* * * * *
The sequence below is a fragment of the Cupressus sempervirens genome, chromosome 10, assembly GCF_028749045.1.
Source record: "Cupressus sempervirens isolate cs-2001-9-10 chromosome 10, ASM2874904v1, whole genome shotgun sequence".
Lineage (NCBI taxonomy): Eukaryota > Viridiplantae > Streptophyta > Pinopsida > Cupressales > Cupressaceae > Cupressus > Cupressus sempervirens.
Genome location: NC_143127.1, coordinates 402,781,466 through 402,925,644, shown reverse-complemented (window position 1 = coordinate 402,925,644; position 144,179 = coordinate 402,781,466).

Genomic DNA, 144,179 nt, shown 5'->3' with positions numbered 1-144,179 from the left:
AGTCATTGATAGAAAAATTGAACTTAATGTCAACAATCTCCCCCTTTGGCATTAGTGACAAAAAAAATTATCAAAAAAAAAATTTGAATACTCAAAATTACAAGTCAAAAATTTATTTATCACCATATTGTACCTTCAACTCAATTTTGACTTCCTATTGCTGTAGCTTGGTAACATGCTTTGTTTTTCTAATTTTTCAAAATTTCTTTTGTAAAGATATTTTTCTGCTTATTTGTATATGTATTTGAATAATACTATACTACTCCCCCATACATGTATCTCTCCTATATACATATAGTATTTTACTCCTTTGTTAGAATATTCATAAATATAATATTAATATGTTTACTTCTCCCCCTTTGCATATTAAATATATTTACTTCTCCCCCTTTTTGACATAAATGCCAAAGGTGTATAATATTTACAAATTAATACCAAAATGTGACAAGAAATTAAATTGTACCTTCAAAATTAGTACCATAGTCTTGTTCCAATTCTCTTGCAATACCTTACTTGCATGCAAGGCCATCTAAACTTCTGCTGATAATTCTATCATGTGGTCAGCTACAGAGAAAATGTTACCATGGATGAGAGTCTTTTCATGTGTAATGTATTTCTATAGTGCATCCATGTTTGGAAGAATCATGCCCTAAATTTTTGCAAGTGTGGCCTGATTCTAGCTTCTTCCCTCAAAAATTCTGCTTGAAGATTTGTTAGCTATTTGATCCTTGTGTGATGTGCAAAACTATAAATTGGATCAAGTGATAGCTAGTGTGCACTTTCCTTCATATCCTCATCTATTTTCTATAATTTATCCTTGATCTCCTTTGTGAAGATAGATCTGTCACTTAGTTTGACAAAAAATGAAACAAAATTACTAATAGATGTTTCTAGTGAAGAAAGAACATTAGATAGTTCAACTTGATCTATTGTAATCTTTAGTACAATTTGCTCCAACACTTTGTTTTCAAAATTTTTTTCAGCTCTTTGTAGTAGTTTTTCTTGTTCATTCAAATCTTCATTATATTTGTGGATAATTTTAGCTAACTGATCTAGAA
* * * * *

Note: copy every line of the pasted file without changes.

The sequence below is a fragment of the Cupressus sempervirens genome, chromosome 10, assembly GCF_028749045.1.
Source record: "Cupressus sempervirens isolate cs-2001-9-10 chromosome 10, ASM2874904v1, whole genome shotgun sequence".
Lineage (NCBI taxonomy): Eukaryota > Viridiplantae > Streptophyta > Pinopsida > Cupressales > Cupressaceae > Cupressus > Cupressus sempervirens.
Genome location: NC_143127.1, coordinates 402,781,466 through 402,925,644, shown reverse-complemented (window position 1 = coordinate 402,925,644; position 144,179 = coordinate 402,781,466).

Genomic DNA, 144,179 nt, shown 5'->3' with positions numbered 1-144,179 from the left:
AGTCATTGATAGAAAAATTGAACTTAATGTCAACAATCTCCCCCTTTGGCATTAGTGACAAAAAAAATTATCAAAAAAAAAATTTGAATACTCAAAATTACAAGTCAAAAATTTATTTATCACCATATTGTACCTTCAACTCAATTTTGACTTCCTATTGCTGTAGCTTGGTAACATGCTTTGTTTTTCTAATTTTTCAAAATTTCTTTTGTAAAGATATTTTTCTGCTTATTTGTATATGTATTTGAATAATACTATACTACTCCCCCATACATGTATCTCTCCTATATACATATAGTATTTTACTCCTTTGTTAGAATATTCATAAATATAATATTAATATGTTTACTTCTCCCCCTTTGCATATTAAATATATTTACTTCTCCCCCTTTTTGACATAAATGCCAAAGGTGTATAATATTTACAAATTAATACCAAAATGTGACAAGAAATTAAATTGTACCTTCAAAATTAGTACCATAGTCTTGTTCCAATTCTCTTGCAATACCTTACTTGCATGCAAGGCCATCTAAACTTCTGCTGATAATTCTATCATGTGGTCAGCTACAGAGAAAATGTTACCATGGATGAGAGTCTTTTCATGTGTAATGTATTTCTATAGTGCATCCATGTTTGGAAGAATCATGCCCTAAATTTTTGCAAGTGTGGCCTGATTCTAGCTTCTTCCCTCAAAAATTCTGCTTGAAGATTTGTTAGCTATTTGATCCTTGTGTGATGTGCAAAACTATAAATTGGATCAAGTGATAGCTAGTGTGCACTTTCCTTCATATCCTCATCTATTTTCTATAATTTATCCTTGATCTCCTTTGTGAAGATAGATCTGTCACTTAGTTTGACAAAAAATGAAACAAAATTACTAATAGATGTTTCTAGTGAAGAAAGAACATTAGATAGTTCAACTTGATCTATTGTAATCTTTAGTACAATTTGCTCCAACACTTTGTTTTCAAAATTTTTTTCAGCTCTTTGTAGTAGTTTTTCTTGTTCATTCAAATCTTCATTATATTTGTGGATAATTTTAGCTAACTGATCTAGAA